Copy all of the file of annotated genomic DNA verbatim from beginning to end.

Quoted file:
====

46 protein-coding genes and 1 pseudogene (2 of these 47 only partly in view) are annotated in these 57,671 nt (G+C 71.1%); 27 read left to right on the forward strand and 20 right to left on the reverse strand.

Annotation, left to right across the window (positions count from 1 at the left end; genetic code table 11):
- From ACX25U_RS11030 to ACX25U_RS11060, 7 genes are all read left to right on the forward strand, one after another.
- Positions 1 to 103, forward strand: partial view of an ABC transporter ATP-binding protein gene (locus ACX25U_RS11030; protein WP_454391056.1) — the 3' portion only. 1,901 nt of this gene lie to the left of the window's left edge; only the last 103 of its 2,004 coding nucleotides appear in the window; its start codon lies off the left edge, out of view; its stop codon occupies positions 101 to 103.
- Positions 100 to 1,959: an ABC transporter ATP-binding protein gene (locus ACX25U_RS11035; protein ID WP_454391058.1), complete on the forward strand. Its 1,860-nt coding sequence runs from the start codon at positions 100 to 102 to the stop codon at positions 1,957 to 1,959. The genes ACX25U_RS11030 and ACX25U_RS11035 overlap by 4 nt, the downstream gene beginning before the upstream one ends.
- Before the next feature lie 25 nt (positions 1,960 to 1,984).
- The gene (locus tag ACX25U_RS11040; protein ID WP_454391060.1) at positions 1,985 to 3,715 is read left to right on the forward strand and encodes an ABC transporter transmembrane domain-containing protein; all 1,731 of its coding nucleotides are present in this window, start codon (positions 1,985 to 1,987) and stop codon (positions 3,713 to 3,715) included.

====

46 protein-coding genes and 1 pseudogene (2 of these 47 only partly in view) are annotated in these 57,671 nt (G+C 71.1%); 27 read left to right on the forward strand and 20 right to left on the reverse strand.

Annotation, left to right across the window (positions count from 1 at the left end; genetic code table 11):
- From ACX25U_RS11030 to ACX25U_RS11060, 7 genes are all read left to right on the forward strand, one after another.
- Positions 1 to 103, forward strand: partial view of an ABC transporter ATP-binding protein gene (locus ACX25U_RS11030; protein WP_454391056.1) — the 3' portion only. 1,901 nt of this gene lie to the left of the window's left edge; only the last 103 of its 2,004 coding nucleotides appear in the window; its start codon lies off the left edge, out of view; its stop codon occupies positions 101 to 103.
- Positions 100 to 1,959: an ABC transporter ATP-binding protein gene (locus ACX25U_RS11035; protein ID WP_454391058.1), complete on the forward strand. Its 1,860-nt coding sequence runs from the start codon at positions 100 to 102 to the stop codon at positions 1,957 to 1,959. The genes ACX25U_RS11030 and ACX25U_RS11035 overlap by 4 nt, the downstream gene beginning before the upstream one ends.
- Before the next feature lie 25 nt (positions 1,960 to 1,984).
- The gene (locus tag ACX25U_RS11040; protein ID WP_454391060.1) at positions 1,985 to 3,715 is read left to right on the forward strand and encodes an ABC transporter transmembrane domain-containing protein; all 1,731 of its coding nucleotides are present in this window, start codon (positions 1,985 to 1,987) and stop codon (positions 3,713 to 3,715) included.